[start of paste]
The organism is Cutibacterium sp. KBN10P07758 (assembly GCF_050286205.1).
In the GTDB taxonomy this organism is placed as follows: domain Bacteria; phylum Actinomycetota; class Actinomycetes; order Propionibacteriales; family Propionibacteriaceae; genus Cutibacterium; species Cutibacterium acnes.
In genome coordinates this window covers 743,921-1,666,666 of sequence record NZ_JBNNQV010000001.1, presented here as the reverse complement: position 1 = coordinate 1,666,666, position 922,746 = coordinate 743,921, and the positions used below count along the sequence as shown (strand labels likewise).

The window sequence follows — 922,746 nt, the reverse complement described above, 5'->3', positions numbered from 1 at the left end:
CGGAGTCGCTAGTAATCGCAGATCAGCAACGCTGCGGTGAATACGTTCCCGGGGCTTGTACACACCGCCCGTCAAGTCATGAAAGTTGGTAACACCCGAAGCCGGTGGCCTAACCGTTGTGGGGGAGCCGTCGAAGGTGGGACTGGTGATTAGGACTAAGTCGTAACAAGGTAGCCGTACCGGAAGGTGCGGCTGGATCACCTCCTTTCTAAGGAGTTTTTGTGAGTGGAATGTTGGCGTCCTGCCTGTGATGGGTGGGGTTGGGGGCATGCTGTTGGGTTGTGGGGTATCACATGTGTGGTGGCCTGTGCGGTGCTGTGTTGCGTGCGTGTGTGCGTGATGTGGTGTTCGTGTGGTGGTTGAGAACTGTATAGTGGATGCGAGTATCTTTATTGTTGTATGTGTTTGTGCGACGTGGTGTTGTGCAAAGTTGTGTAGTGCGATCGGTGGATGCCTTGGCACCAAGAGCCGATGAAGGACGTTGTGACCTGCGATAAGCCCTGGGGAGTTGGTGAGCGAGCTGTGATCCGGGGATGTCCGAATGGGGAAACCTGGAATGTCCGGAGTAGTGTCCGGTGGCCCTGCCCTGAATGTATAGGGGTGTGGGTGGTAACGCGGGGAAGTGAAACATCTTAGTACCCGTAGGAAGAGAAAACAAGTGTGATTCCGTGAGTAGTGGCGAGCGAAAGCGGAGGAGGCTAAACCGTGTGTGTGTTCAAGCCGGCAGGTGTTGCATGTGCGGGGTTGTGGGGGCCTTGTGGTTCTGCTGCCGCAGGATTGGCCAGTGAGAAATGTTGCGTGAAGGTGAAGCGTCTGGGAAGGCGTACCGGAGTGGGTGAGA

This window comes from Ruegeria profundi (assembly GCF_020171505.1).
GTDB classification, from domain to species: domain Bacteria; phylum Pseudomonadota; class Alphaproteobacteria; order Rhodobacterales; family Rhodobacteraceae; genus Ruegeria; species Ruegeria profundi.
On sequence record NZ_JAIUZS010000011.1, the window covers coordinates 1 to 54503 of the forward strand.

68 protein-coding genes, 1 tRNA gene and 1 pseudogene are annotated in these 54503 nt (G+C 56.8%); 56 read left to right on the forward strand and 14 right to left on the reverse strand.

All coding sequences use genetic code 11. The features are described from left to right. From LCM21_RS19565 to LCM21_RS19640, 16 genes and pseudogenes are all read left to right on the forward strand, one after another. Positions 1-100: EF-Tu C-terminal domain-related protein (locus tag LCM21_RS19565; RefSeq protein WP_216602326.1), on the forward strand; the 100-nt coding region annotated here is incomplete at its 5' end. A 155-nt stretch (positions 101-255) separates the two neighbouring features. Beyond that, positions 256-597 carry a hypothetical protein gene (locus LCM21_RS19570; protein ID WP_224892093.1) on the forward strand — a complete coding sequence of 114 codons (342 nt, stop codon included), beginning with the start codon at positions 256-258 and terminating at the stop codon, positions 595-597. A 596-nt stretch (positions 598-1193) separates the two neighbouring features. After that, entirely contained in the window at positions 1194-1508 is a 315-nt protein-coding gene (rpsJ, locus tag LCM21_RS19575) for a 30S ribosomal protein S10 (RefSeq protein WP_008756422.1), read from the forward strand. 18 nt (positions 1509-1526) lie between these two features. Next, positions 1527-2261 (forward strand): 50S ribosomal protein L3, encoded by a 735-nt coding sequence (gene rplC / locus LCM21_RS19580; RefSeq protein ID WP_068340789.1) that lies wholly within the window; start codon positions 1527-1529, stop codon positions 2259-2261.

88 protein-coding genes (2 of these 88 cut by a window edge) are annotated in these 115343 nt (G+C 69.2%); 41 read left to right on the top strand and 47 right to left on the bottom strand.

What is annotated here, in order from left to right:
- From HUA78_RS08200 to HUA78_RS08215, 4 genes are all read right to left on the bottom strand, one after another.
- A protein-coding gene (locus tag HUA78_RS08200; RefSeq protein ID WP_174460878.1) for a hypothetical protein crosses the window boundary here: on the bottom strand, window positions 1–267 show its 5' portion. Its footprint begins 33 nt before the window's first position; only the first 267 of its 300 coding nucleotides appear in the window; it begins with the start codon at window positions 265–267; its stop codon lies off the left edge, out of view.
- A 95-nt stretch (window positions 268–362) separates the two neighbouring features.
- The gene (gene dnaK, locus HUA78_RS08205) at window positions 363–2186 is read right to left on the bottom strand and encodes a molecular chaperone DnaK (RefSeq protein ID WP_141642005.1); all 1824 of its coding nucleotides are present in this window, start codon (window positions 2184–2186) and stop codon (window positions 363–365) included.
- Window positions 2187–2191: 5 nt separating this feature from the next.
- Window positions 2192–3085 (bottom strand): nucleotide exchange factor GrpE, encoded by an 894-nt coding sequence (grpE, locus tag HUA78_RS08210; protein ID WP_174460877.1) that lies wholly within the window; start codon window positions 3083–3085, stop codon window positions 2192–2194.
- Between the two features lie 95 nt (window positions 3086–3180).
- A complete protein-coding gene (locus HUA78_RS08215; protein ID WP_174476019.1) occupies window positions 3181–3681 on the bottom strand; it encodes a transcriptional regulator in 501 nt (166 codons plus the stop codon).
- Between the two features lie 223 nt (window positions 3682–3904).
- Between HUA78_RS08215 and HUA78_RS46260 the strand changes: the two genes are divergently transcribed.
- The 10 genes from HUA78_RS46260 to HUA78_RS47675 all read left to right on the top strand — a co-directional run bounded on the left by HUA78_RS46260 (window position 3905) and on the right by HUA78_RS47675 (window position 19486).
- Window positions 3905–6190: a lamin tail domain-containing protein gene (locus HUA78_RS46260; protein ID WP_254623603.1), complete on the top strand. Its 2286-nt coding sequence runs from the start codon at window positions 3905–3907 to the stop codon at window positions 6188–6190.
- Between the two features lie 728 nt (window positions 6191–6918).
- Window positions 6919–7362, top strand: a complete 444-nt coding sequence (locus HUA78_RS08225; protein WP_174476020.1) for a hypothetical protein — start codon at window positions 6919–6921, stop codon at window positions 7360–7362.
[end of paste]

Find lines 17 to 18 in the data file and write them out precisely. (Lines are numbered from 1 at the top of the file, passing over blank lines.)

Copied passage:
- Window positions 2187–2191: 5 nt separating this feature from the next.
- Window positions 2192–3085 (bottom strand): nucleotide exchange factor GrpE, encoded by an 894-nt coding sequence (grpE, locus tag HUA78_RS08210; protein ID WP_174460877.1) that lies wholly within the window; start codon window positions 3083–3085, stop codon window positions 2192–2194.